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Are Social Security Disability Benefits Taxed?

Gordon, Wolf & Carney Oct. 5, 2023

According to the Social Security Administration (SSA), 70 million people in the U.S. received some form of Social Security benefit in 2021. You may want to know more about Social Security Disability benefits, or you may already be receiving them. Either way, you might be curious about how these benefits are taxed—and if they are even taxed at all. If you need guidance and advice on the tax implications of Social Security Disability benefits, contact us at Gordon, Wolf & Carney in Maryland, serving clients nationwide. With over 100 years of combined experience, our team is ready to support you through any problems relating to your Social Security Disability. 

Are Social Security Disability Benefits Taxed? 

The short answer is yes, sometimes—but in order to be liable for tax, you must also have other income in addition to your benefits that would take you over the maximum threshold for your tax filing status.  

First, let’s review some basic facts about Social Security Disability Insurance. 

You are eligible to receive Social Security Disability Insurance (SSDI) if you 

  • Pass the “work test” (that is, prove that you have worked for long enough and earned enough to qualify for Social Security benefits)  

  • Prove that you have become disabled and that, as a result, you are no longer able to work. (The Social Security Administration is strict about their definition of “disabled”—for example, your condition must be “severe” enough that you cannot work for 12 months or longer. Make sure to check with them or with your attorney to determine your eligibility.)

SSDI benefits are paid monthly, usually until you can return to work. If you reach retirement age before that happens, your SSDI benefits will then be paid out as retirement benefits. 

SSDI benefits are funded by payroll taxes and are used to help those who can no longer work due to disability, so you may think these payments are not taxable. However, you may be required to pay taxes on your SSDI benefits if you receive any other income. These can include investment accounts, any income that your spouse earns, and tax-exempt interest.  

Are Supplemental Security Income (SSI) Payments Taxable?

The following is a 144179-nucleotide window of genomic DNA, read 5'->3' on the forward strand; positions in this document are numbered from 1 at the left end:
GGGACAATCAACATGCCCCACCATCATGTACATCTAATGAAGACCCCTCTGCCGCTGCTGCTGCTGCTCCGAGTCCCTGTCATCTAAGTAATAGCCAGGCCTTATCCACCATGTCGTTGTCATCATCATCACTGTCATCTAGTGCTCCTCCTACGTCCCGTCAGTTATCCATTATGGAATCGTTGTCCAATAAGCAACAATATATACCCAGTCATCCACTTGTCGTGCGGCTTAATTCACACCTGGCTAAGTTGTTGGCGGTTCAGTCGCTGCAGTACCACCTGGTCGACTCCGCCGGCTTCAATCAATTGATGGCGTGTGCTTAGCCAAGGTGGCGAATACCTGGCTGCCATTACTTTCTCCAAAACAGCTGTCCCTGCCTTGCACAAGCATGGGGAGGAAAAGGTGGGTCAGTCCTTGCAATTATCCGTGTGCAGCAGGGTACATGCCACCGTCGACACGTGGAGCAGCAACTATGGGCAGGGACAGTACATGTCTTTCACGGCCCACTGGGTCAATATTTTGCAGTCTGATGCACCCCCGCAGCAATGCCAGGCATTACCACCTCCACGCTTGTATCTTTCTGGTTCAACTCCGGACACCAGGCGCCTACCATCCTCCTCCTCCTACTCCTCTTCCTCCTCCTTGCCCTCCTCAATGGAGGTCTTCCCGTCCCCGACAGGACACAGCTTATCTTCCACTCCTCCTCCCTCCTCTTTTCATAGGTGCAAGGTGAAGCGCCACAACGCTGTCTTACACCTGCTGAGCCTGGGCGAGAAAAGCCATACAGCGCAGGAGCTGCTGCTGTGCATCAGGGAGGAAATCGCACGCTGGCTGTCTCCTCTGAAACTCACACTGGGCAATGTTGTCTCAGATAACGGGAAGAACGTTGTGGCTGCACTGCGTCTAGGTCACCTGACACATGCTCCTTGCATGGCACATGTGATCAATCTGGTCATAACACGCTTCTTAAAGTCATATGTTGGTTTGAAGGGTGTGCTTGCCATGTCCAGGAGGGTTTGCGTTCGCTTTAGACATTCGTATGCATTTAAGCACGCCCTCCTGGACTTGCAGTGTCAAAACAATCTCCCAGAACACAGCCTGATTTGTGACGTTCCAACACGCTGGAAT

Supplemental Security Income (SSI) payments—which you may be entitled to if you are disabled or elderly—do not require work tests in order to receive them, and are not taxable. It’s important, though, to reach out to a Social Security attorney if you have any questions about your specific situation.  

What Is the Taxable Amount of SSDI Benefits?

The taxable amount of your SSDI benefits varies depending on your tax filing status. You are required to pay taxes on your SSDI benefits if you exceed the income threshold based on your filing status; this happens when the sum of half of your benefits and all of your other income exceeds this threshold.  

If you are single, head of household, a qualifying widower, or married filing separately, your threshold is $25,000; if you are married filing jointly, your threshold raises to $32,000. If you are married and filing separately but you lived with your spouse at any time during the tax year, your threshold is $0. 

If you file as an individual and your combined income is between $25,000 and $34,000, you will only have to pay tax on up to 50% of your benefits. If you file as an individual and your combined income is over $34,000, you may have to pay taxes on up to 85% on your benefits. 

If you file jointly, you may pay tax on up to 50% of your benefits if the combined income of both you and your spouse is between $32,000 and $44,000; if your combined income is more than $44,000, you may pay tax on up to 85% of your benefits. 

How Is It Paid?

You can pay in one of two ways: you can pay estimated quarterly amounts to the IRS, or you can request to withhold those taxes from your benefits. You can make this request to the SSI by mail. More information can be found on the SSI website, as well as helpful phone numbers.  

To make estimated quarterly payments, use Form 1040-ES and send it with the estimated payment either by mail or online to the IRS. Make sure you have a tax accountant or attorney review this document for you, or help you if you aren’t sure how to estimate the total tax.  

Serving Maryland Residents With Passionate Care

No one should have to navigate these kinds of issues alone. If you need help figuring out your Social Security Disability Benefit tax liability, reach out to us at Gordon, Wolf & Carney in Towson, Maryland. Serving clients nationwide, our Social Security Disability attorneys—headed by Richard S. Gordon, Martin E. Wolf, and Benjamin C. Carney—are ready to meet your needs.